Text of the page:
Earlier this year, after I wrote about the difficulty of finding the so-called “New California” wines, I was introduced to Aaron Epstein, a San Diego-based entrepreneur and new father who operates Le Metro. Wine. Underground, a subscription direct-to-consumer retailer. To use the modern lingo, Epstein “curates” a monthly selection of six wines according to various themes. March was New California, and July is “From Sea to Shining Sea.” He has put together a great selection of wines from across the country other than the West Coast.
Aaron and I traded some emails as he was putting this collection together, and I could sense his enthusiasm as he tasted the wines and asked me for suggestions. (“There’s only room for six!” he reminded me at one point.) Here’s what he came up with:
- La Garagista, 2013 Coup de Foudre Pétillant Naturel, Vermont, made with Brianna grapes.
- Ravines Wine Cellars 2012 Dry Riesling, Finger Lakes, New York.
- McPherson Cellars, 2013 Les Copains Rosé, Texas High Plains, Texas.
- Wollersheim Winery, 2013 Domaine du Sac, Marechal Foch/Millot, Lake Wisconsin, Wisconsin.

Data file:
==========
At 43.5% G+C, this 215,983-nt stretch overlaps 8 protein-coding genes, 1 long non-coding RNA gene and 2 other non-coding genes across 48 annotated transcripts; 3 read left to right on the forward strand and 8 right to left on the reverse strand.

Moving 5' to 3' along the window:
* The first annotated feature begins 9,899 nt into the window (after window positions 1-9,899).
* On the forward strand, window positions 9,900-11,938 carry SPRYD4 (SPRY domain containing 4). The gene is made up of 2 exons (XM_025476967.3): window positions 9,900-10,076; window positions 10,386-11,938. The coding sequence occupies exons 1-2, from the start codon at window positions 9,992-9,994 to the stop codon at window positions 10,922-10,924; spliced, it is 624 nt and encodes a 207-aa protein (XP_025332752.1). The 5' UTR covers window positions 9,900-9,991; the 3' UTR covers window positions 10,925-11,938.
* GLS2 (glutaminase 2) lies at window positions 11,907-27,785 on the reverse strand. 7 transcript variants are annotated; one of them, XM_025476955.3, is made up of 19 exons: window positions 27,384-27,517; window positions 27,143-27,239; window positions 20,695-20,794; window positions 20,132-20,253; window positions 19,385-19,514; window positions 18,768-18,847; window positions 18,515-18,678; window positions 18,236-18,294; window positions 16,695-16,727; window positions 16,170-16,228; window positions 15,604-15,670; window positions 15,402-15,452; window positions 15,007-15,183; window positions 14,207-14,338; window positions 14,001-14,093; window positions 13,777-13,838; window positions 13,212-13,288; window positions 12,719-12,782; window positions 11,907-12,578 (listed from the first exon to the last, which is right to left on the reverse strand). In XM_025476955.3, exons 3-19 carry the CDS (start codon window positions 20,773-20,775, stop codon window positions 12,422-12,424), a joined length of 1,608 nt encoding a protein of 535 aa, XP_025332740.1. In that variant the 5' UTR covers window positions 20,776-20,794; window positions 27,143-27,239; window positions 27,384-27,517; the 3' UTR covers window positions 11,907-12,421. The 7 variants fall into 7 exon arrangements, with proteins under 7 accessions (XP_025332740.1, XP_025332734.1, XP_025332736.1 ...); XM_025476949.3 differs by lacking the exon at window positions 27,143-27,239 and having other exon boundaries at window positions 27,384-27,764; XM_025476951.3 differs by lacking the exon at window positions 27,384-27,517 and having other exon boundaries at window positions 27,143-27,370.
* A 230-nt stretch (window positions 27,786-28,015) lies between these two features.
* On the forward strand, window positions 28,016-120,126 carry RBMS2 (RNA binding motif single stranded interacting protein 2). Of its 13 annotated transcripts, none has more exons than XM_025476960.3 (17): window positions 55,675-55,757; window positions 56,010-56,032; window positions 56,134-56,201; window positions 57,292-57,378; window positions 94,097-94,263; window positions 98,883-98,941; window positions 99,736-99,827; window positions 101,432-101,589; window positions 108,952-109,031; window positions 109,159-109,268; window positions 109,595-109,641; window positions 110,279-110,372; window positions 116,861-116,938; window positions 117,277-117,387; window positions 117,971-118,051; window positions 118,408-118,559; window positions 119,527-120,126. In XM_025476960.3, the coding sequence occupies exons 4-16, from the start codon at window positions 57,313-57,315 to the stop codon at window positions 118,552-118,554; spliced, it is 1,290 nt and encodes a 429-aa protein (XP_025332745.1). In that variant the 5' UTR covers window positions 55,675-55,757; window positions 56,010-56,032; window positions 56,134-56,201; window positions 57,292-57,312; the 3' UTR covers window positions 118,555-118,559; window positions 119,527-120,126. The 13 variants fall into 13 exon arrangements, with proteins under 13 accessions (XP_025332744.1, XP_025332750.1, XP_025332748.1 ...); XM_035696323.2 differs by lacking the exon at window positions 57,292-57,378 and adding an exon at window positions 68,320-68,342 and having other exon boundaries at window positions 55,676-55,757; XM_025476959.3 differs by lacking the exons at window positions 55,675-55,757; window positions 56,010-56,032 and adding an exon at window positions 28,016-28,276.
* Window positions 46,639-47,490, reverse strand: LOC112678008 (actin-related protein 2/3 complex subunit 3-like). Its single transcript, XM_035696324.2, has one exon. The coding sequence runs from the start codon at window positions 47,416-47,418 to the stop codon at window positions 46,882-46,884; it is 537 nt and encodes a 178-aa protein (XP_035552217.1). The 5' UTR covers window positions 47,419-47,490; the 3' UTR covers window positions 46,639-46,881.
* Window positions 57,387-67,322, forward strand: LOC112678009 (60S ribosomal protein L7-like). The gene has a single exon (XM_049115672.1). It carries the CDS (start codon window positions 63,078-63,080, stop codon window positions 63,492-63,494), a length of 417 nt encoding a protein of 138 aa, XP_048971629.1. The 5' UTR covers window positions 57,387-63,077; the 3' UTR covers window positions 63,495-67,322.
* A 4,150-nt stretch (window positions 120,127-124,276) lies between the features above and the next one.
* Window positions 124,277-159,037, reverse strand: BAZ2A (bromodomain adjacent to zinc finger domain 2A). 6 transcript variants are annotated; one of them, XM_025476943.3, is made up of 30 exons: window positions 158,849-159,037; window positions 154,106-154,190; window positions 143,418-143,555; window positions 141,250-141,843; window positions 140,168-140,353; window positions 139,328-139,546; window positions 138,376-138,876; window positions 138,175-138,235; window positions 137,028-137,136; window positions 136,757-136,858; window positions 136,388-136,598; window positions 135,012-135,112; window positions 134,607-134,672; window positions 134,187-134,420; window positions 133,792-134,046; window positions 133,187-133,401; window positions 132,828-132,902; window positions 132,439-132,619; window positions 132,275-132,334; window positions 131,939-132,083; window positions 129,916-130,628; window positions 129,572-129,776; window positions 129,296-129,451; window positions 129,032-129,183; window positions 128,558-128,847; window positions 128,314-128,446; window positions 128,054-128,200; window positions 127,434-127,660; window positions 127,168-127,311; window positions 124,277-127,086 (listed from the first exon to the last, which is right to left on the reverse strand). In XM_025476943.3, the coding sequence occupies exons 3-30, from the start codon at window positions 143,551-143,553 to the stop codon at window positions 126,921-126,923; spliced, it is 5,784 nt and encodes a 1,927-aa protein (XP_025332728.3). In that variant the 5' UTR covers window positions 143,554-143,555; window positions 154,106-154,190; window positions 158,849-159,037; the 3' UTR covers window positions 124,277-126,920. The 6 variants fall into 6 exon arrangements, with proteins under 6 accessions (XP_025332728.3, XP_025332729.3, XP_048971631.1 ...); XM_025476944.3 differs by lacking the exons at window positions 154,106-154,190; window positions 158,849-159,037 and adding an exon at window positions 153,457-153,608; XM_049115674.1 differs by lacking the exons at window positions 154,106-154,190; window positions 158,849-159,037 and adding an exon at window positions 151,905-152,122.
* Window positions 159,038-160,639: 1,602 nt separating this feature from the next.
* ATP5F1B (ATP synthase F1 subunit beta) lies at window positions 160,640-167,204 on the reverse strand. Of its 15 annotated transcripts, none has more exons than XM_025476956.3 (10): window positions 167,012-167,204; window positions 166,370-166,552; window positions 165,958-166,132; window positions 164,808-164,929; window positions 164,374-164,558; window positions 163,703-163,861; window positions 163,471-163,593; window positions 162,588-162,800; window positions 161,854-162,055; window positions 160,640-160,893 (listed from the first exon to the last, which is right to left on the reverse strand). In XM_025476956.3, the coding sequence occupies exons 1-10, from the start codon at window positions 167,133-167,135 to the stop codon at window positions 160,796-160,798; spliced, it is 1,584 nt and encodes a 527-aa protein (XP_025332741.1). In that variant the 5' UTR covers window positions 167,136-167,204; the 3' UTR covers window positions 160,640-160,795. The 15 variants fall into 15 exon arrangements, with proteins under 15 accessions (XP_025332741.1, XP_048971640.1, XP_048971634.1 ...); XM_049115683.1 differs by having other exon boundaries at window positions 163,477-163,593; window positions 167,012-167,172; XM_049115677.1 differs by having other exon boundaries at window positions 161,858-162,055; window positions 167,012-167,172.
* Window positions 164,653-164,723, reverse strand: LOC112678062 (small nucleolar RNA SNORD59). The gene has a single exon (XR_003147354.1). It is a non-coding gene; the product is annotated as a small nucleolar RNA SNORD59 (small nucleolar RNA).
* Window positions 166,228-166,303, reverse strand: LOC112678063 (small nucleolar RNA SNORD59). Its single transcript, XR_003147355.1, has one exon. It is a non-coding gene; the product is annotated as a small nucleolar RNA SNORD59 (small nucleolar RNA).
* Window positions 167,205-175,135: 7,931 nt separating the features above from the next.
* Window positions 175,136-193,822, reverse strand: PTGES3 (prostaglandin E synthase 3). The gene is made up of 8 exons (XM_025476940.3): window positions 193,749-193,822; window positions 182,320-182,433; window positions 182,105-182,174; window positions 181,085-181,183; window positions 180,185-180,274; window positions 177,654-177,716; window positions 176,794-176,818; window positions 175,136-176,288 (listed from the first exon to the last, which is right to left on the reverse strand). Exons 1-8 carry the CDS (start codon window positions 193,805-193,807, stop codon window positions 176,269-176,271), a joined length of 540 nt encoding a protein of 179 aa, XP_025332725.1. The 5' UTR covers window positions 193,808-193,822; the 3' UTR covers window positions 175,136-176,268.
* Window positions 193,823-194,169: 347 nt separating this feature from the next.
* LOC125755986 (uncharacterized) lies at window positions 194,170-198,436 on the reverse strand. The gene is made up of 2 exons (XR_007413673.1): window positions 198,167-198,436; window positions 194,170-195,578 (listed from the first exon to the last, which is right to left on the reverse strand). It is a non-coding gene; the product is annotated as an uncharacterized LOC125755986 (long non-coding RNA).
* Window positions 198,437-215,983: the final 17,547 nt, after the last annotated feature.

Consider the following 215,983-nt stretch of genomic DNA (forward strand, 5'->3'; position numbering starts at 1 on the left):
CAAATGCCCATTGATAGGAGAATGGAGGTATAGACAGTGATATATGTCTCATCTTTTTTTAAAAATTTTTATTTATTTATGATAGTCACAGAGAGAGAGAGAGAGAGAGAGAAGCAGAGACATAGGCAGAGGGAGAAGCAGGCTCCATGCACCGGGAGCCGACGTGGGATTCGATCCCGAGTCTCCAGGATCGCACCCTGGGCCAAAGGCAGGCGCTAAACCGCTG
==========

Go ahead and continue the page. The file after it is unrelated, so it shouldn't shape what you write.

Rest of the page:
- Ankida Ridge 2012 Pinot Noir, Virginia
- Creekside Cellars 2012 “Franc,” 100% Cabernet Franc, Grand Valley, Colorado.
Not only did Epstein come up with a great selection, but he even found one (the Garagista) that I’d never even heard of. I love it when the youngsters school me on something.
Epstein’s selection, and his enthusiasm for it, demonstrate again the increasing acceptance of regional wines both on the West Coast and among younger consumers. I can’t stress this point enough, and have a recent anecdote to illustrate the generational difference and how millennials are the best market-driving audience for these wines.
I was at a recent Rhone Rangers dinner at Charlie Palmer Steak in Washington, sitting between a 20-something winemaker from a Northern Virginia winery and an acquaintance of mine I first met in the late 1980s when I had more time to loiter in wine stores. As we discussed the impressive growth of Virginia wines, my friend sniffed, “I tried Virginia wines when I first came to Washington in the 1970s, and I didn’t like them.”
No, really, I swear this actually happened. She said that. There are still people out there with that attitude. But attitudes are changing, more rapidly now than ever, and people like Epstein and his customers, with their curiosity and adventurous palates, are helping fuel that change.